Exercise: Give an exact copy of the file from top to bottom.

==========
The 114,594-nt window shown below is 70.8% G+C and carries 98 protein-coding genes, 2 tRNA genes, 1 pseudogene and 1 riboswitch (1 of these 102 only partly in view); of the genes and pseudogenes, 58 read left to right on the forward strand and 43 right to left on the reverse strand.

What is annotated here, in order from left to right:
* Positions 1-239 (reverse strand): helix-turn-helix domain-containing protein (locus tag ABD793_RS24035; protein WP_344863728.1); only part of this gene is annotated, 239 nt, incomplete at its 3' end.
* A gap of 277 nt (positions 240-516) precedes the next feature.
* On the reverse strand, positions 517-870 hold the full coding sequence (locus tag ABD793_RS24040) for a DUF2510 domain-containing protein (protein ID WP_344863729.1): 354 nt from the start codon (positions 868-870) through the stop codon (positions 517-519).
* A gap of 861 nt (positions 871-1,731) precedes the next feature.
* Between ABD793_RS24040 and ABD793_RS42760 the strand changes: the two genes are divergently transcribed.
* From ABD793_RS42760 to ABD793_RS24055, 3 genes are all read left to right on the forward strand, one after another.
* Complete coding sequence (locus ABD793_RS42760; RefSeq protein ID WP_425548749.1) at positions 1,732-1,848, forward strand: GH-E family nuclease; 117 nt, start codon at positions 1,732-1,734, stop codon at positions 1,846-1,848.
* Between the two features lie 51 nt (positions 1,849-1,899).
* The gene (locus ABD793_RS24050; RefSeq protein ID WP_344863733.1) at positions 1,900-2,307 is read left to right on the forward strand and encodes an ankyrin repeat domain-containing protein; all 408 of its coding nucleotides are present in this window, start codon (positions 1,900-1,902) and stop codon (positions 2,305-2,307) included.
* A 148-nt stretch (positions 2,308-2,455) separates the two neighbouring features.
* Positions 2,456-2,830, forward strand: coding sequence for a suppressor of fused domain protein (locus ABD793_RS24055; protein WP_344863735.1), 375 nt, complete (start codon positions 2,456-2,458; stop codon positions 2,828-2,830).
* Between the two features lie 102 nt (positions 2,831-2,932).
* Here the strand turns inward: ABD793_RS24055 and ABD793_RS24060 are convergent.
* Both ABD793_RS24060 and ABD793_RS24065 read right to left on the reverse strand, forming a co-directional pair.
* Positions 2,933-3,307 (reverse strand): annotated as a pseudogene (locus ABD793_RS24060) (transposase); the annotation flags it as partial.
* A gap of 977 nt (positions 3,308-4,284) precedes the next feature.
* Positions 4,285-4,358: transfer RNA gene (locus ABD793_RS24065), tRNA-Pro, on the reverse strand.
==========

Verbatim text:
The 114,594-nt window shown below is 70.8% G+C and carries 98 protein-coding genes, 2 tRNA genes, 1 pseudogene and 1 riboswitch (1 of these 102 only partly in view); of the genes and pseudogenes, 58 read left to right on the forward strand and 43 right to left on the reverse strand.

What is annotated here, in order from left to right:
* Positions 1-239 (reverse strand): helix-turn-helix domain-containing protein (locus tag ABD793_RS24035; protein WP_344863728.1); only part of this gene is annotated, 239 nt, incomplete at its 3' end.
* A gap of 277 nt (positions 240-516) precedes the next feature.
* On the reverse strand, positions 517-870 hold the full coding sequence (locus tag ABD793_RS24040) for a DUF2510 domain-containing protein (protein ID WP_344863729.1): 354 nt from the start codon (positions 868-870) through the stop codon (positions 517-519).
* A gap of 861 nt (positions 871-1,731) precedes the next feature.
* Between ABD793_RS24040 and ABD793_RS42760 the strand changes: the two genes are divergently transcribed.
* From ABD793_RS42760 to ABD793_RS24055, 3 genes are all read left to right on the forward strand, one after another.
* Complete coding sequence (locus ABD793_RS42760; RefSeq protein ID WP_425548749.1) at positions 1,732-1,848, forward strand: GH-E family nuclease; 117 nt, start codon at positions 1,732-1,734, stop codon at positions 1,846-1,848.
* Between the two features lie 51 nt (positions 1,849-1,899).
* The gene (locus ABD793_RS24050; RefSeq protein ID WP_344863733.1) at positions 1,900-2,307 is read left to right on the forward strand and encodes an ankyrin repeat domain-containing protein; all 408 of its coding nucleotides are present in this window, start codon (positions 1,900-1,902) and stop codon (positions 2,305-2,307) included.
* A 148-nt stretch (positions 2,308-2,455) separates the two neighbouring features.
* Positions 2,456-2,830, forward strand: coding sequence for a suppressor of fused domain protein (locus ABD793_RS24055; protein WP_344863735.1), 375 nt, complete (start codon positions 2,456-2,458; stop codon positions 2,828-2,830).
* Between the two features lie 102 nt (positions 2,831-2,932).
* Here the strand turns inward: ABD793_RS24055 and ABD793_RS24060 are convergent.
* Both ABD793_RS24060 and ABD793_RS24065 read right to left on the reverse strand, forming a co-directional pair.
* Positions 2,933-3,307 (reverse strand): annotated as a pseudogene (locus ABD793_RS24060) (transposase); the annotation flags it as partial.
* A gap of 977 nt (positions 3,308-4,284) precedes the next feature.
* Positions 4,285-4,358: transfer RNA gene (locus ABD793_RS24065), tRNA-Pro, on the reverse strand.